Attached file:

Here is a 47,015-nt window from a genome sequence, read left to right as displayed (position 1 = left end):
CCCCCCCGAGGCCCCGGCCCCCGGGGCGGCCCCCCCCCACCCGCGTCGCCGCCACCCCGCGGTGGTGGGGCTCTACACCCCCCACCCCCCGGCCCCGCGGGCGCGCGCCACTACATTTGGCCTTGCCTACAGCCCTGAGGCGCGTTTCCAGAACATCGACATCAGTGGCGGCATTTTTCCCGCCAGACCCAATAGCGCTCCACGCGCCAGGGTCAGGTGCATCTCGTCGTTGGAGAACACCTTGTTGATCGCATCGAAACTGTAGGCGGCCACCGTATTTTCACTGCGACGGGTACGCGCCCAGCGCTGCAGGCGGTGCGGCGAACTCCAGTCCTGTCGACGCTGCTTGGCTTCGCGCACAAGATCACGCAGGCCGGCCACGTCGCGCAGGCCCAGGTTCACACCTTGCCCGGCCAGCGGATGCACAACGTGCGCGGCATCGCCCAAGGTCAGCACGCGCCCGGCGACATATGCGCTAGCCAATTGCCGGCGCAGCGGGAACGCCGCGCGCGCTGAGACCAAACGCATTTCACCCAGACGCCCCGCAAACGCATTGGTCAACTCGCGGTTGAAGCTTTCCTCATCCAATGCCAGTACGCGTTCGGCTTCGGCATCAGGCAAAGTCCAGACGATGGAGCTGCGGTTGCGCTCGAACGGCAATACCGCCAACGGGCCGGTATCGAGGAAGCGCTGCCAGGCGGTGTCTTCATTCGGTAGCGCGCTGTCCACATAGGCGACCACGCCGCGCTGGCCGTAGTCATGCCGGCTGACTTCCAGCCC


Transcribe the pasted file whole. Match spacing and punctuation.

Here is a 47,015-nt window from a genome sequence, read left to right as displayed (position 1 = left end):
CCCCCCCGAGGCCCCGGCCCCCGGGGCGGCCCCCCCCCACCCGCGTCGCCGCCACCCCGCGGTGGTGGGGCTCTACACCCCCCACCCCCCGGCCCCGCGGGCGCGCGCCACTACATTTGGCCTTGCCTACAGCCCTGAGGCGCGTTTCCAGAACATCGACATCAGTGGCGGCATTTTTCCCGCCAGACCCAATAGCGCTCCACGCGCCAGGGTCAGGTGCATCTCGTCGTTGGAGAACACCTTGTTGATCGCATCGAAACTGTAGGCGGCCACCGTATTTTCACTGCGACGGGTACGCGCCCAGCGCTGCAGGCGGTGCGGCGAACTCCAGTCCTGTCGACGCTGCTTGGCTTCGCGCACAAGATCACGCAGGCCGGCCACGTCGCGCAGGCCCAGGTTCACACCTTGCCCGGCCAGCGGATGCACAACGTGCGCGGCATCGCCCAAGGTCAGCACGCGCCCGGCGACATATGCGCTAGCCAATTGCCGGCGCAGCGGGAACGCCGCGCGCGCTGAGACCAAACGCATTTCACCCAGACGCCCCGCAAACGCATTGGTCAACTCGCGGTTGAAGCTTTCCTCATCCAATGCCAGTACGCGTTCGGCTTCGGCATCAGGCAAAGTCCAGACGATGGAGCTGCGGTTGCGCTCGAACGGCAATACCGCCAACGGGCCGGTATCGAGGAAGCGCTGCCAGGCGGTGTCTTCATTCGGTAGCGCGCTGTCCACATAGGCGACCACGCCGCGCTGGCCGTAGTCATGCCGGCTGACTTCCAGCCC